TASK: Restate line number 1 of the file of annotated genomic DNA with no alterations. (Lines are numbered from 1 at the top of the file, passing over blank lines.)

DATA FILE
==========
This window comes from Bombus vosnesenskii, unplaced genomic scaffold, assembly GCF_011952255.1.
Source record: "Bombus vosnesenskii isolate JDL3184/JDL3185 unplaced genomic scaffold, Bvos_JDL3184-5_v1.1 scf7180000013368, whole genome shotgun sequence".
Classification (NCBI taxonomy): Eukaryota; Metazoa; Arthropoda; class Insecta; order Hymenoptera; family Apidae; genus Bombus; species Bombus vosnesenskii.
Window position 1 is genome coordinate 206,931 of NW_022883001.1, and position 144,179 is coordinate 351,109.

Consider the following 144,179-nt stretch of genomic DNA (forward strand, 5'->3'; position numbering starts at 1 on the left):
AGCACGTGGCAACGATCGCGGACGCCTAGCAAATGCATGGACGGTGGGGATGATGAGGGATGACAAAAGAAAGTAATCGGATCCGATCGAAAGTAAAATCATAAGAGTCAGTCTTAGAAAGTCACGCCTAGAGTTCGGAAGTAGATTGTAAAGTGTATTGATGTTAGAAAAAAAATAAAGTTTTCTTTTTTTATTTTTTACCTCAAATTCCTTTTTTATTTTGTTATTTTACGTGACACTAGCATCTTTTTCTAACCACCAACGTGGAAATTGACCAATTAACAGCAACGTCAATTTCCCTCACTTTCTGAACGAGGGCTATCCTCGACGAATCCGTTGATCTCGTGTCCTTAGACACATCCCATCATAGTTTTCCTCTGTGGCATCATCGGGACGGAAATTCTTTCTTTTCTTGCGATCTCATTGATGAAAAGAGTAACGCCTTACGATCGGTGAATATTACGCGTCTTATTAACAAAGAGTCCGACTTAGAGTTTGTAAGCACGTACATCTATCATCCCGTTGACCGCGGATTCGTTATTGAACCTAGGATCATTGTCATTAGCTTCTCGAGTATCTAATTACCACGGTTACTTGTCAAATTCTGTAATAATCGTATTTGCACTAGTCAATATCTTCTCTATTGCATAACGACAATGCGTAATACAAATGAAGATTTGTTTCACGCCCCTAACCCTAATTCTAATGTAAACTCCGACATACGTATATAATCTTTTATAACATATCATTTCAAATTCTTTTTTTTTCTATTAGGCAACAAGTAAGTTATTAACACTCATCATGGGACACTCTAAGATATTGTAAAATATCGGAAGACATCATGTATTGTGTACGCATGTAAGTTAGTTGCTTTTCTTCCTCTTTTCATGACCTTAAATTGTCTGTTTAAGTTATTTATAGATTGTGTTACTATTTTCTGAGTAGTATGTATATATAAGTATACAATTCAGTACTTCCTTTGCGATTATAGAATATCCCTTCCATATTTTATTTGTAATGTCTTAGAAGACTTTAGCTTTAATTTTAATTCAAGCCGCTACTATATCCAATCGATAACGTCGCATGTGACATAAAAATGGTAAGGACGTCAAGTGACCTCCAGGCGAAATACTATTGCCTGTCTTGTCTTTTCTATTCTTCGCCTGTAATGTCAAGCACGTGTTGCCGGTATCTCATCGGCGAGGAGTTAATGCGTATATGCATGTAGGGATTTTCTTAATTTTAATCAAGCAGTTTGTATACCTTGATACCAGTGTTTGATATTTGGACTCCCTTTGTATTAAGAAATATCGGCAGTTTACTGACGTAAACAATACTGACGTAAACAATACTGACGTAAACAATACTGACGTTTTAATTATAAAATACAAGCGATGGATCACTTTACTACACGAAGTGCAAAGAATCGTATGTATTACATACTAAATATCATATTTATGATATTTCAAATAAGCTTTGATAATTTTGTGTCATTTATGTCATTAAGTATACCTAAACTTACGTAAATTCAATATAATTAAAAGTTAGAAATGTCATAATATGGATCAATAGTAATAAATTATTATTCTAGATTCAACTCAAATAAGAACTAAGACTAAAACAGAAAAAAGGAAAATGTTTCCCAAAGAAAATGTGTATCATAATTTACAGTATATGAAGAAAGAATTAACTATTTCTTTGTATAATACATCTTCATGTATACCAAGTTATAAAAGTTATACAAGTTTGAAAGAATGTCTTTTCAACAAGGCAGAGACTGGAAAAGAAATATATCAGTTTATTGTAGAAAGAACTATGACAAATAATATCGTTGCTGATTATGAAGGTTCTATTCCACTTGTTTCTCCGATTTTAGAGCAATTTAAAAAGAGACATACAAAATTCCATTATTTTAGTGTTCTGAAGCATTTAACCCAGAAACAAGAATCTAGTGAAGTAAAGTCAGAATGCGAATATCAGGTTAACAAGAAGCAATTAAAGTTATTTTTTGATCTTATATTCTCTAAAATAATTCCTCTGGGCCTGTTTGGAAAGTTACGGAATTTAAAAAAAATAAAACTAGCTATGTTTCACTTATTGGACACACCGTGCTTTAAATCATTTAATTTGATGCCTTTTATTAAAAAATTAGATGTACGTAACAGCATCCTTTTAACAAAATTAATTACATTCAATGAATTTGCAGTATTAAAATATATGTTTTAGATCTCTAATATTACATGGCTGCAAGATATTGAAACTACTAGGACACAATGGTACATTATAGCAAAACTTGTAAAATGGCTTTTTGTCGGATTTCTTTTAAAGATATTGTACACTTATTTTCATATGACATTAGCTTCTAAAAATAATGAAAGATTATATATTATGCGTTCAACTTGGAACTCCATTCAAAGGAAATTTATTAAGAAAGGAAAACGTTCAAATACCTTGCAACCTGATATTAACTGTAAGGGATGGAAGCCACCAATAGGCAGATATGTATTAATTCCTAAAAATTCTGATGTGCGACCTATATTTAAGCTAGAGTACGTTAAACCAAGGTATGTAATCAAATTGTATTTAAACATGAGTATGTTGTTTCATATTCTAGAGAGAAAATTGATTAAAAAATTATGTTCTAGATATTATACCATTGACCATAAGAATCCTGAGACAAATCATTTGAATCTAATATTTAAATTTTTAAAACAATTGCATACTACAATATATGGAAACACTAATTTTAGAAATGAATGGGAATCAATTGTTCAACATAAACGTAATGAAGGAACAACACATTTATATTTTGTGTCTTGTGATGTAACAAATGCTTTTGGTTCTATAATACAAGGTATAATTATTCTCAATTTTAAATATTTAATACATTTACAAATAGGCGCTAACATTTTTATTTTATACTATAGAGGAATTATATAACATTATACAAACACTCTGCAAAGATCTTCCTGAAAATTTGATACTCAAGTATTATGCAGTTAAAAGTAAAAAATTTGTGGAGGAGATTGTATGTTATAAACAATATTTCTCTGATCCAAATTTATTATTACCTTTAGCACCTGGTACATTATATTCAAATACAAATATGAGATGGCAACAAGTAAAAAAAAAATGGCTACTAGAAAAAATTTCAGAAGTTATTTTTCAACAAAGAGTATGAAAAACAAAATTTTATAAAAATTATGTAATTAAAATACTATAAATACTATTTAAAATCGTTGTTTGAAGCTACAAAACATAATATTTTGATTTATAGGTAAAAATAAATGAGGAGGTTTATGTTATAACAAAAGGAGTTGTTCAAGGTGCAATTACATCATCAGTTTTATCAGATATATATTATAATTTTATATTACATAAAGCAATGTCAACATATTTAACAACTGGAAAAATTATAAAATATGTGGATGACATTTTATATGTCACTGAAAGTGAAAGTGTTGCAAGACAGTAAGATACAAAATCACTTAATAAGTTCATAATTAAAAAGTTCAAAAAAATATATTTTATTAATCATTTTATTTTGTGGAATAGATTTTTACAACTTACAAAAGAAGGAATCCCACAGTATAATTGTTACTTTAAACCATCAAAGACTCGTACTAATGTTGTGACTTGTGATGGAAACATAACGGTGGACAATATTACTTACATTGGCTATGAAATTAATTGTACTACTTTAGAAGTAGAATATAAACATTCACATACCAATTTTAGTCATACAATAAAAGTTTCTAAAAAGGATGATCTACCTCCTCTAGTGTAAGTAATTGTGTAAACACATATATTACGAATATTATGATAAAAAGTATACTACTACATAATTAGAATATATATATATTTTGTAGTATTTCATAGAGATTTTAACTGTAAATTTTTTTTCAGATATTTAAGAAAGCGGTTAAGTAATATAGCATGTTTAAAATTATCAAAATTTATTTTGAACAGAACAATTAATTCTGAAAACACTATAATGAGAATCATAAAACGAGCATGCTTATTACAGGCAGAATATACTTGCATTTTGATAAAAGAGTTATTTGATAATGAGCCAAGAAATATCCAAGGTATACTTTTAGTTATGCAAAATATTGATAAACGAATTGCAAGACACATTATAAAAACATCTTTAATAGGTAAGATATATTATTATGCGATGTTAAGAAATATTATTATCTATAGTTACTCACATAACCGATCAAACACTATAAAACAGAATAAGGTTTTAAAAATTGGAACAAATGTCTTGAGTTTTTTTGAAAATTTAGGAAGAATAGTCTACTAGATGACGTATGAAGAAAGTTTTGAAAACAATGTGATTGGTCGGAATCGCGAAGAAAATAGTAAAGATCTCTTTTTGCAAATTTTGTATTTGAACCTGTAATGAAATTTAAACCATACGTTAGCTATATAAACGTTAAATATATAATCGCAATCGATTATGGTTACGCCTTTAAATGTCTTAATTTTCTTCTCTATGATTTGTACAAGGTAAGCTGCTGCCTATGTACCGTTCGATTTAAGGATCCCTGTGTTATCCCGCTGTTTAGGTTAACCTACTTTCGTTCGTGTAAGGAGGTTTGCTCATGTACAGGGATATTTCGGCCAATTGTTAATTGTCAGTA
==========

This window comes from Bombus vosnesenskii, unplaced genomic scaffold, assembly GCF_011952255.1.